There’s some great news for fans of the astonishingly brilliant South American comic artist Alberto Breccia. His stunning Mort Cinder strip, written by the equally talented author Héctor Germán Oesterheld, is to be published in English by Fantagraphics in October.
“For those who haven’t seen this before, prepare to be amazed,” enthuses artist David Roach. “This is one of the greatest strips of all time, drawn by one of its true geniuses. And no, I’m not overselling it!”
Born in Uruguay in 1919, Alberto Breccia is one of the undisputed master cartoonists. Throughout his prolific career, marked by artistic collaboration, he innovated the comics field.
He spent most of his life in Buenos Aires, Argentina. During the 1950s he became, along with Francisco Solano Lopéz, an honorary member of the ground-breaking “Group of Venice” — a band of expatriate Italian artists including Hugo Pratt, Ido Pavone, Horacio Lalia, Faustinelli, and Ongaro.
Through Pratt he met Héctor Oesterheld, with whom he co-authored some of the key works of his career, such as i (1962), Che (1968) and their critically acclaimed 1969 re-editon of The Eternaut.
A story with political overtones, Mort Cinder is considered one of Breccia’s finest achievements – horror-adventure tales that are as thrilling, dread-inducing, and accessible as they were half a century ago. Created in collaboration with Oesterheld, who’s provided an introduction for this new edition, this episodic serial, first written and drawn between 1962 and 1964, follows the wanderings through time and space of a man who rises from the grave each time he is killed.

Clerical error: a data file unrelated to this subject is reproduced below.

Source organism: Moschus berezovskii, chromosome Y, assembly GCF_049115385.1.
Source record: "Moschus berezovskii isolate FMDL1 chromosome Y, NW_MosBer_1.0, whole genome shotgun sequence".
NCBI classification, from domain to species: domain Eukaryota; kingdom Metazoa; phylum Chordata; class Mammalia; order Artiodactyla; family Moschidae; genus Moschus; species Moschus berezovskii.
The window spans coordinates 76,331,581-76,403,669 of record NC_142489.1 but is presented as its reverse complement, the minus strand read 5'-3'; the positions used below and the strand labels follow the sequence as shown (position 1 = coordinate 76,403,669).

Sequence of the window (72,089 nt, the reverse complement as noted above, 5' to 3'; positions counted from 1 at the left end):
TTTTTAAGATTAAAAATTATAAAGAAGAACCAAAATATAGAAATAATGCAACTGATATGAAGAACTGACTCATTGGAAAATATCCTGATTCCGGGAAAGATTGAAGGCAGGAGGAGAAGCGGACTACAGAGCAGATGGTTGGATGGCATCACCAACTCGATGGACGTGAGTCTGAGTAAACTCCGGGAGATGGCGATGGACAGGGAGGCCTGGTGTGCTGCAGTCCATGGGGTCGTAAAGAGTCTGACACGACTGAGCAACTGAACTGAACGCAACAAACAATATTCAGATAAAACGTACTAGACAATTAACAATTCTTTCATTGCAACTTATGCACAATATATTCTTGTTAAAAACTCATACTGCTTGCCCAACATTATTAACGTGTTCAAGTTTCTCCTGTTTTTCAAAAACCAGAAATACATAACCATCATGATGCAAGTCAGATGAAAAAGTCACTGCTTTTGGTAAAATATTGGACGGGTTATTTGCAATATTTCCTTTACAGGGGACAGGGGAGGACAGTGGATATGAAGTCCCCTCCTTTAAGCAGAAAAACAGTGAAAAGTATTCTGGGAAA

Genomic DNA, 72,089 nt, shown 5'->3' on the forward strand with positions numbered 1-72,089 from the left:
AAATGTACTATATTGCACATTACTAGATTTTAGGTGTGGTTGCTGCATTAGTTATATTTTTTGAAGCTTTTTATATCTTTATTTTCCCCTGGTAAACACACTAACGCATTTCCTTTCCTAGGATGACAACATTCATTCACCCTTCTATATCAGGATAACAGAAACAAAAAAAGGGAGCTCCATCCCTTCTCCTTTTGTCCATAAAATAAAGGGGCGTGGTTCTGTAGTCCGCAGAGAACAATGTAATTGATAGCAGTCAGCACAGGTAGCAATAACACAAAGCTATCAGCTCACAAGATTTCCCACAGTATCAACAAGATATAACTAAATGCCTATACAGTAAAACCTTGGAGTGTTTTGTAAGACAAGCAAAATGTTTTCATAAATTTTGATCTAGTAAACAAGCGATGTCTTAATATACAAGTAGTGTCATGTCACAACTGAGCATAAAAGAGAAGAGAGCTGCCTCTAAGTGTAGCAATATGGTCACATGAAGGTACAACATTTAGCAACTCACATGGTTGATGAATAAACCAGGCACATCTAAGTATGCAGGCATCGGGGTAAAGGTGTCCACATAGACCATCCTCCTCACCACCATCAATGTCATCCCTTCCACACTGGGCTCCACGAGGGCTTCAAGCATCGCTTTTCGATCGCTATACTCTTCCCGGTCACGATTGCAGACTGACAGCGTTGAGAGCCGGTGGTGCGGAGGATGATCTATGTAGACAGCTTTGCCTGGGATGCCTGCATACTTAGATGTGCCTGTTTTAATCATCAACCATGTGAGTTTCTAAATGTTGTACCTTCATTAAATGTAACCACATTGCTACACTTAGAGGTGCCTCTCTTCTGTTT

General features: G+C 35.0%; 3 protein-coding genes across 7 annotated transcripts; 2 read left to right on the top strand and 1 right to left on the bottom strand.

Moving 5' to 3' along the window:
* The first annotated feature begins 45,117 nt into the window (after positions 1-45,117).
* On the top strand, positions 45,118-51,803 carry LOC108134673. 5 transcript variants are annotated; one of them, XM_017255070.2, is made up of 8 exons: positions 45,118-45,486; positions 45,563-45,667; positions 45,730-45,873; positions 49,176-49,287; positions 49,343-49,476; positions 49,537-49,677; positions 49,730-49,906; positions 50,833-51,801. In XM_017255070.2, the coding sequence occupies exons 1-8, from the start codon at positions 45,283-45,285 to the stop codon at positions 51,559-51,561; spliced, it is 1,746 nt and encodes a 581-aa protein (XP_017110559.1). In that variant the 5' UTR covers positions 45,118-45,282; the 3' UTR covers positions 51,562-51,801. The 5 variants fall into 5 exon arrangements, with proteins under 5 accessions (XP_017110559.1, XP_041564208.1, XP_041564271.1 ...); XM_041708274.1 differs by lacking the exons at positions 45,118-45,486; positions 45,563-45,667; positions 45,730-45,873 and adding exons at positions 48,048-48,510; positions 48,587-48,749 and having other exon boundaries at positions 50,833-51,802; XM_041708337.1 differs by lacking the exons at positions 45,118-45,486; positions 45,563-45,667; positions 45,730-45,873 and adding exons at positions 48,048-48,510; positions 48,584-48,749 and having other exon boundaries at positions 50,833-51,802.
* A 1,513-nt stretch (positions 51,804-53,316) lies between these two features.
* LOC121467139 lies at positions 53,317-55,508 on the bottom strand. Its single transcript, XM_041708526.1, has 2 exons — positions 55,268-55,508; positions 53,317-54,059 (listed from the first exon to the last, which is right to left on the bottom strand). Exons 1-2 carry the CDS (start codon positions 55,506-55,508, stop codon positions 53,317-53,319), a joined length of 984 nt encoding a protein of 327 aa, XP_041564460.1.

A supernatural being, he has witnessed the darkest side of humanity — from ancient Greece to the mid-20th century.
Drawn by Breccia in moody chiaroscuro, the artist’s rubbery, expressionistic faces capture every glint in the eyes of the grave robbers, sailors, and slaves that populate these stories; while the slash of stripes of prisoners’ uniforms, the trapeziums of Babylon, and more create distinct and evocative milieus.
Breccia other works include his collaborations with Argentinean comics writer Carlos Trillo. During their fruitful pairing in the 1970s, Breccia made major graphic innovations working in colour (as in Chi Ha Paura delle Fiabe?) and in black and white (as in Un Tal Daneri).
Other of his staple works include Cthulhu Myths, a Historia grafica de Chile, and Perramus — created with the poet Juan Sasturain — which was awarded a prize by Amnesty International for its stand against dictatorial regimes.
Breccia is perhaps best known to British comic fans for his work through the Bardon Press Features office in Barcelona for Fleetway Edtions in the 1960s, first on Super Detective Picture Library Number 172 “Passport to Peril” (an adaptation of the novel, Assignment Helene by Edward S Aarons), drawing episodes of “Spy 13” and “Kit Carson” for the Cowboy Picture Library, among other work.
He’s often described as “the master of black and white” and is, rightly, considered one of the most influential creators in comics history, at the vanguard of the comics medium.
Back in 2016 we published an essay on his work by artist Ron Tiner, over three parts, a study which offers a tremendous insight into his work.
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